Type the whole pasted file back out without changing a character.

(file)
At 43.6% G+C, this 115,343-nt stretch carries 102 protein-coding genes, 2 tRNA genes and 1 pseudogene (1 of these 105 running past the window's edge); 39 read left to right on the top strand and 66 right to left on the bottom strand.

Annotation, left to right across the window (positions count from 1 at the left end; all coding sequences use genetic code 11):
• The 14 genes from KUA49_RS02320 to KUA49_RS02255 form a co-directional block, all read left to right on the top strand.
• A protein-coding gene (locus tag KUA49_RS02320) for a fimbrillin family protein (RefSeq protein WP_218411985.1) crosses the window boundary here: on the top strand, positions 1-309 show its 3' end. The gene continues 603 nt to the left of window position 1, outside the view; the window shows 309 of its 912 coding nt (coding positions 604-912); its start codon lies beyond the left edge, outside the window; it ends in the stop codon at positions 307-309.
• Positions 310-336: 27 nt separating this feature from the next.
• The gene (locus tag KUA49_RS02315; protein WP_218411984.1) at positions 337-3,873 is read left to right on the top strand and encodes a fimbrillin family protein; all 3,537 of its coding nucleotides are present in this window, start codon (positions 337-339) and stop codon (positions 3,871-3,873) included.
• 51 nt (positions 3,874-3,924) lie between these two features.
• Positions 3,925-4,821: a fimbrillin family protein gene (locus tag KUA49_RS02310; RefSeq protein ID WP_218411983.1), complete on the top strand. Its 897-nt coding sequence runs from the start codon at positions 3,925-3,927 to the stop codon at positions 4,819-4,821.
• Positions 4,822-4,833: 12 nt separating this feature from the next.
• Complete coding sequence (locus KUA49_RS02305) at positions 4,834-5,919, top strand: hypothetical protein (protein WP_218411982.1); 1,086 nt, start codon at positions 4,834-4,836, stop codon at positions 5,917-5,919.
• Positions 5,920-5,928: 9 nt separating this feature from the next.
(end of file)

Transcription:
At 43.6% G+C, this 115,343-nt stretch carries 102 protein-coding genes, 2 tRNA genes and 1 pseudogene (1 of these 105 running past the window's edge); 39 read left to right on the top strand and 66 right to left on the bottom strand.

Annotation, left to right across the window (positions count from 1 at the left end; all coding sequences use genetic code 11):
• The 14 genes from KUA49_RS02320 to KUA49_RS02255 form a co-directional block, all read left to right on the top strand.
• A protein-coding gene (locus tag KUA49_RS02320) for a fimbrillin family protein (RefSeq protein WP_218411985.1) crosses the window boundary here: on the top strand, positions 1-309 show its 3' end. The gene continues 603 nt to the left of window position 1, outside the view; the window shows 309 of its 912 coding nt (coding positions 604-912); its start codon lies beyond the left edge, outside the window; it ends in the stop codon at positions 307-309.
• Positions 310-336: 27 nt separating this feature from the next.
• The gene (locus tag KUA49_RS02315; protein WP_218411984.1) at positions 337-3,873 is read left to right on the top strand and encodes a fimbrillin family protein; all 3,537 of its coding nucleotides are present in this window, start codon (positions 337-339) and stop codon (positions 3,871-3,873) included.
• 51 nt (positions 3,874-3,924) lie between these two features.
• Positions 3,925-4,821: a fimbrillin family protein gene (locus tag KUA49_RS02310; RefSeq protein ID WP_218411983.1), complete on the top strand. Its 897-nt coding sequence runs from the start codon at positions 3,925-3,927 to the stop codon at positions 4,819-4,821.
• Positions 4,822-4,833: 12 nt separating this feature from the next.
• Complete coding sequence (locus KUA49_RS02305) at positions 4,834-5,919, top strand: hypothetical protein (protein WP_218411982.1); 1,086 nt, start codon at positions 4,834-4,836, stop codon at positions 5,917-5,919.
• Positions 5,920-5,928: 9 nt separating this feature from the next.